UPDATE: The Senate voted 91-6 on Thursday to confirm Fitzgerald.
Sen. Barbara Boxer of California, who recommended him to the White House, noted that he makes history as the first openly gay federal judge in the state.
"The federal bench in California will gain an extremely talented new judge as a result of today's historic vote to confirm Michael Fitzgerald," Boxer said in a statement. "His sharp intellect and broad legal experience will make him a tremendous asset to the people of the Central District. While I am pleased by today's overwhelming vote, it is shameful that he had to wait so long for a vote and I hope that Republicans will stop blocking the confirmation of highly qualified nominees."
As The Bee's editorial board pointed out last week in calling for votes on the nominations, both those courts are overburdened with cases, slowing justice for everyone.
Reid took the high-stakes step on Monday of scheduling votes to end filibusters on 17 of the nominations. In return for allowing the votes, Republicans will reportedly get Senate consideration of a jobs bill aimed at small businesses passed by the GOP-controlled House.
Several liberal-leaning advocacy groups have also been lobbying for the confirmation votes.
"Today's agreement is good news for many Americans who have been facing understaffed courts and delayed justice simply because of partisan gridlock in the Senate," People for the American Way's Marge Baker said in a statement. "But, unfortunately, today's progress doesn't end the Republican gridlock. Even after these 14 nominees are confirmed, far too many seats on our federal courts will still be vacant. President Obama's nominees still face consistent, unprecedented delays. It is absolutely ridiculous that it took such pressure to allow votes on a group of eminently qualified nominees with strong bipartisan support."
March 14, 2012
Not only is a potential parking deal essential to financing a new arena in downtown Sacramento, its success -- or failure -- could also point the way for cash-poor cities across the country.
That much is made clear again in a new piece on Atlantic Cities, the municipal policy website of the venerable magazine. "Is There a Smart Way for Cities to Privatize Parking?" the article's headline asks.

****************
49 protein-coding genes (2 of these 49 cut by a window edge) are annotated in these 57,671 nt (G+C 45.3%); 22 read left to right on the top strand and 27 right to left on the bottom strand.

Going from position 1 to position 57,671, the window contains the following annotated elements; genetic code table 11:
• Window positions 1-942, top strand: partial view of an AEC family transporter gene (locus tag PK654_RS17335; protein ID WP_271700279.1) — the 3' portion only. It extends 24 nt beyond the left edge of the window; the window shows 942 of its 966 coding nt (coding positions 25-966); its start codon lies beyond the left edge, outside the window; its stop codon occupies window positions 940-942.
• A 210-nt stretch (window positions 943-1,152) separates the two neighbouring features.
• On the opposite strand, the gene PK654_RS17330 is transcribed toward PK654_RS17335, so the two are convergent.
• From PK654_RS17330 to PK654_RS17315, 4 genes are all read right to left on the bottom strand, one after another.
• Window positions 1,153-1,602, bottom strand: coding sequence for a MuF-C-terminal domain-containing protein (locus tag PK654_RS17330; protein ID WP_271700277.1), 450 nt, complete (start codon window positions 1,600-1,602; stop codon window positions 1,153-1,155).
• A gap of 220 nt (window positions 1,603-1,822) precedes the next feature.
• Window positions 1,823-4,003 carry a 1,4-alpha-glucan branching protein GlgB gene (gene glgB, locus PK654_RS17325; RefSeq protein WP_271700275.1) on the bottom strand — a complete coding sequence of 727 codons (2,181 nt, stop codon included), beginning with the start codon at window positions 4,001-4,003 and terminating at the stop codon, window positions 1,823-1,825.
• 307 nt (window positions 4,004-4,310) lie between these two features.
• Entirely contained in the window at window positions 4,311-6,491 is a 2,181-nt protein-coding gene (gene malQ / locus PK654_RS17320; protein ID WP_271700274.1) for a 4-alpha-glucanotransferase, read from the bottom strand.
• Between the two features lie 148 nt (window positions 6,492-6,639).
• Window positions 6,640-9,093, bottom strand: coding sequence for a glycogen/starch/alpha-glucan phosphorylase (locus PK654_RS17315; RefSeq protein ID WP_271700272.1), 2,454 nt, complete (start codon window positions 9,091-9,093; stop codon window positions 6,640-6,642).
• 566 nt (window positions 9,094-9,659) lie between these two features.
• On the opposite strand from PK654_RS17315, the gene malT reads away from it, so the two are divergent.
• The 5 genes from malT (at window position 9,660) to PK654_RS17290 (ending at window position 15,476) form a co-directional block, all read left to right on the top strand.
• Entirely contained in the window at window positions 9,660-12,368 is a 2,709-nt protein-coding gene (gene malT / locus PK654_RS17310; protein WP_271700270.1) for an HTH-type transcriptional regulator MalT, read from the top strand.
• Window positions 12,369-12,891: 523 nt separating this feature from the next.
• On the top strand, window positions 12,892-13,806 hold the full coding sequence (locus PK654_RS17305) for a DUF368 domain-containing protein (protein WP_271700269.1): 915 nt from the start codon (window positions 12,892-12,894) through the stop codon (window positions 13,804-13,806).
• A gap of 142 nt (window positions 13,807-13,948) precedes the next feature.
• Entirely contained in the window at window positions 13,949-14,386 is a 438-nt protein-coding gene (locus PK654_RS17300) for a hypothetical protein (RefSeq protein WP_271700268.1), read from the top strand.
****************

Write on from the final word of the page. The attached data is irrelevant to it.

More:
It points out that Sacramento could become only the third major U.S. city to privatize its parking. As author Nate Berg details, "the two others -- Chicago and Indianapolis -- have had wildly different experiences with their privatization schemes, paving an uncertain path for Sacramento."
Chicago is widely viewed as a cautionary tale. Its 2008 plan leased the city's parking meters for 75 years for a one-time payment of $1.16 billion, which it immediately used to fill budget holes and pay for everyday services. The private company jacked up rates and in its first year made a profit of $32 million, Berg says, while the city is stuck with a 75-year contract.
Indianapolis is seen as a success story. In 2010, the city turned over parking to a private firm for $20 million up front and revenue sharing. In the first full year of the 50-year deal, the city's parking-related revenue hit $1.4 million, more than double the average in recent years. The private company raised rates, but it also improved technology and convenience, Berg says.
Sacramento, however, needs much more cash up front than Indianapolis received, in the neighborhood of $230 million of its $255 million share of arena construction costs.
It is looking at two general approaches: a long-term lease with a private company that would pay the city up front, or a city-created nonprofit that would borrow against future parking revenues.
There are pros and cons to both.
The long-term lease would put more of the risk on the private operator, if future parking revenues don't meet projections. But it would tie up a city asset for probably 50 years. And the city would likely give up some control over parking rates.
The city-affiliated nonprofit would let the city keep control over parking rates and the workforce -- which makes it attractive to some City Council members. But if revenues don't pan out, the city would face more risk, and in a worst-case scenario might have to dip into its general fund to repay bondholders.
Berg says that Assistant City Manager John Dangberg, City Hall's point person on the arena, is "trying to learn as much from Indianapolis' successes as from Chicago's missteps."
March 8, 2012
Bee photo by Paul Kitagaki, March 8, 2012.